Unlike Australia, voting in the US is not compulsory.
This generally sees a much lower turnout for US midterm elections than the higher profile presidential elections that take place every four years.
But not so this year…
More than 30 million Americans have cast early ballots ahead of Tuesday’s midterm elections, eclipsing the 2014 early totals nationally and suggesting a high overall turnout for contests that could define the final two years of US President Donald Trump’s term.
At least 28 states have surpassed their 2014 early votes. And perhaps even more indicative of the unusual enthusiasm this midterm cycle, some states are approaching their early turnout from the 2016 presidential election.
Here’s a look at some highlights:
The 30.6 million ballots includes data from 48 states, with several of those still collecting absentee ballots and welcoming in-person early voters. The total early vote in 2014 was 28.3 million in an election where more than 83 million Americans voted. That was a low turnout (about 36%) even by usual standards of a midterm, when there’s an expected drop off from presidential elections.
Forecasters aren’t predicting that overall turnout this year will hit 2016 levels (137.5 million; more than 60% of the electorate), but Democratic and Republican analysts, along with independent political scientists, say turnout could approach 50%, levels not seen for a midterm since the turbulent 1960s.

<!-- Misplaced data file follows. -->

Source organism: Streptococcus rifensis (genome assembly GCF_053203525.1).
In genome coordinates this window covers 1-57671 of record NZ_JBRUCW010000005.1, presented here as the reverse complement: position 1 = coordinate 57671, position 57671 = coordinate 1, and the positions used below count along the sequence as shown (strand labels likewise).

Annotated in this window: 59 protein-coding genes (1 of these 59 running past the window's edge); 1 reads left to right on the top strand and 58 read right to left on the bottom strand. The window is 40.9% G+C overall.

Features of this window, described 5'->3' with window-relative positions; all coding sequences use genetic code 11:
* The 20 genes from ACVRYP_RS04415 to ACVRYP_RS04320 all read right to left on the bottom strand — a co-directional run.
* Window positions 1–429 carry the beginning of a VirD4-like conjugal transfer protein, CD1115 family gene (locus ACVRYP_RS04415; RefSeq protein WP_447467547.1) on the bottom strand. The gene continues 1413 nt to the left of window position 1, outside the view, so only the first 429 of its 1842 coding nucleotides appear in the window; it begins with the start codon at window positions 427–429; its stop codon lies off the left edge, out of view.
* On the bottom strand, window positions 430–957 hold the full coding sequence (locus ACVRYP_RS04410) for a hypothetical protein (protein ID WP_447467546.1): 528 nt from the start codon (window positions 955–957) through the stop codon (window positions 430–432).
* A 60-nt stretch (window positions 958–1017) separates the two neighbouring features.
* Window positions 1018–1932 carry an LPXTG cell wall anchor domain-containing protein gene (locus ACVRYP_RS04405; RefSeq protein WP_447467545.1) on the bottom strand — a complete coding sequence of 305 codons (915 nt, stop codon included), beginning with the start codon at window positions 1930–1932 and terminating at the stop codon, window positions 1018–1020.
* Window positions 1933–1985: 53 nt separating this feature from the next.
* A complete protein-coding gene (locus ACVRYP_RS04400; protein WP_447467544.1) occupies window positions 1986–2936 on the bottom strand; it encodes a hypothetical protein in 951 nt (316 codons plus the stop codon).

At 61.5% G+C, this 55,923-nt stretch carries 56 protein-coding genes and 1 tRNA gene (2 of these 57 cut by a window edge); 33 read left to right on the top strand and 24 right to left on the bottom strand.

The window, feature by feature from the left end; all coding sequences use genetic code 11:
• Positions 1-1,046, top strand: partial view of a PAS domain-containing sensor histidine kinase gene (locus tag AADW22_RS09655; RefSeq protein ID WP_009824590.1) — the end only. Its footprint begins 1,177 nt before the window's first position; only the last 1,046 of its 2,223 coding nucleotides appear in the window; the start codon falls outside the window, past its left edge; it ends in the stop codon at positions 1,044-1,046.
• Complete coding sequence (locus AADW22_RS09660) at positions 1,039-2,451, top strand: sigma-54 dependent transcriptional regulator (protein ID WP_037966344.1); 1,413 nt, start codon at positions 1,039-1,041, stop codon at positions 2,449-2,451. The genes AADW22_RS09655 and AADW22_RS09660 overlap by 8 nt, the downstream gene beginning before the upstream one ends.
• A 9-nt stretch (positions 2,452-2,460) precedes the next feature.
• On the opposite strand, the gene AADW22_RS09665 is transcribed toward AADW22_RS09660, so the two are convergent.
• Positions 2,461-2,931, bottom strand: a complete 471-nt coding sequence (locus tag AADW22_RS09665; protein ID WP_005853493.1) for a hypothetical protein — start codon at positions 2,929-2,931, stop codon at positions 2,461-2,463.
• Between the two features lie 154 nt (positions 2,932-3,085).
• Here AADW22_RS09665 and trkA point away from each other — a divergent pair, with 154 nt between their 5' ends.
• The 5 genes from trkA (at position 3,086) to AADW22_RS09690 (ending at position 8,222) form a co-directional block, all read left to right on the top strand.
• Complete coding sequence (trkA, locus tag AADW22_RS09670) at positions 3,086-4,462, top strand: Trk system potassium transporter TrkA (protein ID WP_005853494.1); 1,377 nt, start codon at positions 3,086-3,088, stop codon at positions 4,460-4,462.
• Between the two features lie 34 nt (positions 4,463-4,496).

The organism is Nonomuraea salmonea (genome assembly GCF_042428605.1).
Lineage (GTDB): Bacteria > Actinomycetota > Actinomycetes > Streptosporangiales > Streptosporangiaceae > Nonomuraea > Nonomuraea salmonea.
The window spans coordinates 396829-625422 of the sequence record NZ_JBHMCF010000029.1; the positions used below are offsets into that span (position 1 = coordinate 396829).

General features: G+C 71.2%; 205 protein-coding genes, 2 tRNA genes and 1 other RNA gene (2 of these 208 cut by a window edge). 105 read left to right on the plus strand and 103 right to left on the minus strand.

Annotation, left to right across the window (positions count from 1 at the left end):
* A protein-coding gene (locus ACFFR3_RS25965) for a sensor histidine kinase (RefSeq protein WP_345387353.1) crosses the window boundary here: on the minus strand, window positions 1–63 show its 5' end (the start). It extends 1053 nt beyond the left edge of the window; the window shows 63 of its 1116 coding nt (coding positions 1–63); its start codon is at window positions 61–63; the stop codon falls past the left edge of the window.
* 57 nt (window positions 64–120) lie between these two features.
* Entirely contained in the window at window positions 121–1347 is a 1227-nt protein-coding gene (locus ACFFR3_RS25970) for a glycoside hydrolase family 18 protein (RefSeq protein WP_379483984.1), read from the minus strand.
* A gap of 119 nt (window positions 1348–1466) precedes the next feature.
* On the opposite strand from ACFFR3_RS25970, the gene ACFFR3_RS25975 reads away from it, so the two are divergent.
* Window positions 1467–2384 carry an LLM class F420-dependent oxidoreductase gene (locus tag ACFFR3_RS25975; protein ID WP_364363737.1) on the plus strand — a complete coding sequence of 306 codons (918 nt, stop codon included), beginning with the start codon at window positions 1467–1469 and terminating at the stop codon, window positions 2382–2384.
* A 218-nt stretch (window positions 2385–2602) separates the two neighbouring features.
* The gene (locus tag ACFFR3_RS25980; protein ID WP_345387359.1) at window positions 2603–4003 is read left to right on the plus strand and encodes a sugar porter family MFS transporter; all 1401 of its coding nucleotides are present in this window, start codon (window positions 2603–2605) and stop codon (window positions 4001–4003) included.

BOOMS IN STATES NOT USED TO EXCITING MIDTERMS
It’s one thing to see Virginia more than doubling its 2014 early turnout. Voters there showed their intensity last year in their governor’s race, with record absentee ballot requests and returns and a solid turnout for both parties.
But then there’s Tennessee. The state has settled firmly into Republican-dominated territory. In 2014, there wasn’t a single statewide race that received national attention or a truly competitive House election.
DEMOCRATS EDGING REPUBLICANS NATIONALLY
In states that require party registration, Democrats have cast 41% of the early ballots, compared to 36% for Republicans. Party strategists on both sides say they are far exceeding their usual numbers in key locales — urban strongholds for Democrats and more rural counties for Republicans.
A word of caution from prognosticators: The party analysis isn’t always an indicator of final outcomes. There are crossover voters, even in this hyperpartisan era. And there are independents and third-party voters, as well. For the record, those latter groups account for about 23% of the ballots in party registration states.
YOUNG VOTERS IN FLORIDA
Trends in Florida’s early voting suggest a surge in young voters, a group that historically has low turnout in midterm cycles.
Of the 124,000 Floridians aged 18–29 who had voted in person at early polling stations as of Thursday, nearly a third did not vote in the presidential election in 2016, according to analysis by University of Florida political science professor Daniel Smith. About half of those new voters were newly registered.
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The Australian Tribune with AP